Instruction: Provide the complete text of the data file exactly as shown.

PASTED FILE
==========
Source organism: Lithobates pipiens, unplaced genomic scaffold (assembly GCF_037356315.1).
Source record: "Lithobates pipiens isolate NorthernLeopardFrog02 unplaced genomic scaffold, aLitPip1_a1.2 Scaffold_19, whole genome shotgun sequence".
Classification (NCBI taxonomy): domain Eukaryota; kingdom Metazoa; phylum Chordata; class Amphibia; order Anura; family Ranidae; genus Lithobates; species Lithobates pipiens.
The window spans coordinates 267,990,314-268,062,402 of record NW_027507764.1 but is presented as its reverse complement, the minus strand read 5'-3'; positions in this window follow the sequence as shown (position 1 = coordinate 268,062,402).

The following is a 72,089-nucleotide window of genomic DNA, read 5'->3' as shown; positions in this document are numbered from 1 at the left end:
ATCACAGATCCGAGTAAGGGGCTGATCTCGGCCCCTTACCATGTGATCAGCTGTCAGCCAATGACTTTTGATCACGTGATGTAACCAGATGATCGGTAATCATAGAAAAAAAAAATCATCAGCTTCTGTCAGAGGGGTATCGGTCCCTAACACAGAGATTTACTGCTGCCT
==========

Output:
Source organism: Lithobates pipiens, unplaced genomic scaffold (assembly GCF_037356315.1).
Source record: "Lithobates pipiens isolate NorthernLeopardFrog02 unplaced genomic scaffold, aLitPip1_a1.2 Scaffold_19, whole genome shotgun sequence".
Classification (NCBI taxonomy): domain Eukaryota; kingdom Metazoa; phylum Chordata; class Amphibia; order Anura; family Ranidae; genus Lithobates; species Lithobates pipiens.
The window spans coordinates 267,990,314-268,062,402 of record NW_027507764.1 but is presented as its reverse complement, the minus strand read 5'-3'; positions in this window follow the sequence as shown (position 1 = coordinate 268,062,402).

The following is a 72,089-nucleotide window of genomic DNA, read 5'->3' as shown; positions in this document are numbered from 1 at the left end:
ATCACAGATCCGAGTAAGGGGCTGATCTCGGCCCCTTACCATGTGATCAGCTGTCAGCCAATGACTTTTGATCACGTGATGTAACCAGATGATCGGTAATCATAGAAAAAAAAAATCATCAGCTTCTGTCAGAGGGGTATCGGTCCCTAACACAGAGATTTACTGCTGCCT